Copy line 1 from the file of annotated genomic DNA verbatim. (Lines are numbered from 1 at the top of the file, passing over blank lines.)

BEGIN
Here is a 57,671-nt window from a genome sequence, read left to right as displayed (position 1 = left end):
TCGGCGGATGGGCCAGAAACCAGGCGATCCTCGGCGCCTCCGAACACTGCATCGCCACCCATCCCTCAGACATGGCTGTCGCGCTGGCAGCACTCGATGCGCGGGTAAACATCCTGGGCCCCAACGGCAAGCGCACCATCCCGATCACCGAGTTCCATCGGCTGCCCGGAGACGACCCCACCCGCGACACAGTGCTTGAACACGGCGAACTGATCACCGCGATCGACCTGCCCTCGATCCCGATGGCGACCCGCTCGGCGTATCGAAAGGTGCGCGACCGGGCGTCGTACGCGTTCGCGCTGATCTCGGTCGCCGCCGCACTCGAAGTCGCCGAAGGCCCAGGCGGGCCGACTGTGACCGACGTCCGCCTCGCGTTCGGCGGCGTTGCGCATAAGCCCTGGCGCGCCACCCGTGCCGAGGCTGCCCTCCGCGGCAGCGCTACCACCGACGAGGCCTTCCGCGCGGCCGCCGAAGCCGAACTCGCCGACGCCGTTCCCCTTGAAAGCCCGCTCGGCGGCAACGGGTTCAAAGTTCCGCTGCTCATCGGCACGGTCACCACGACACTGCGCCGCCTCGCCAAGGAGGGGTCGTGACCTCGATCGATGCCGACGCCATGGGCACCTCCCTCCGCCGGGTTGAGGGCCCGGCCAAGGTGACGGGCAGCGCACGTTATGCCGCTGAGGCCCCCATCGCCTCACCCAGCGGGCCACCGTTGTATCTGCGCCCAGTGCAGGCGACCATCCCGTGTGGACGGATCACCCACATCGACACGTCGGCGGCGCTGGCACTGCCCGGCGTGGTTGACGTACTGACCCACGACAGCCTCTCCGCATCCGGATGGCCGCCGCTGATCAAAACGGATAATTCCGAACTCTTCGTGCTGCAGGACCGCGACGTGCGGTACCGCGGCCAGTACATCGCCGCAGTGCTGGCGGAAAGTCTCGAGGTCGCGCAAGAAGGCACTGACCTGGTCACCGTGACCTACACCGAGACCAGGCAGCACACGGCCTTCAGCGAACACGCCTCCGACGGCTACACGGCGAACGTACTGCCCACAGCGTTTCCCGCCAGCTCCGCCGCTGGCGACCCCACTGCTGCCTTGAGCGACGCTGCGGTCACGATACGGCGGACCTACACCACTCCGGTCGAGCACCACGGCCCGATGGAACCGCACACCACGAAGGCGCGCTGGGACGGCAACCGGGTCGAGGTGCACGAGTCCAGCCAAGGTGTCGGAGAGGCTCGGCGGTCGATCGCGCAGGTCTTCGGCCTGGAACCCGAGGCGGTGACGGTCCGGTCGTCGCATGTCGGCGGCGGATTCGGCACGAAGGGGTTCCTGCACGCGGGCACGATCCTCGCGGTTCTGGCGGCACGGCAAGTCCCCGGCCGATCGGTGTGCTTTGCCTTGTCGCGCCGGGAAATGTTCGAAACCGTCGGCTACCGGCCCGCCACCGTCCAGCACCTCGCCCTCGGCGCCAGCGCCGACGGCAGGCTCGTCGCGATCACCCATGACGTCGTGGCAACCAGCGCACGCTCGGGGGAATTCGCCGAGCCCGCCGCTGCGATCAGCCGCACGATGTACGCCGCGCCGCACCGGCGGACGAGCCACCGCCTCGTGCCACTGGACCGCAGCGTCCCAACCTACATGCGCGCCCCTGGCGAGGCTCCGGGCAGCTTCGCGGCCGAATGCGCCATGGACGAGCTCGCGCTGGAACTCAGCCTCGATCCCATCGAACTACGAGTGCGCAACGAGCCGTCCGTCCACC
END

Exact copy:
Here is a 57,671-nt window from a genome sequence, read left to right as displayed (position 1 = left end):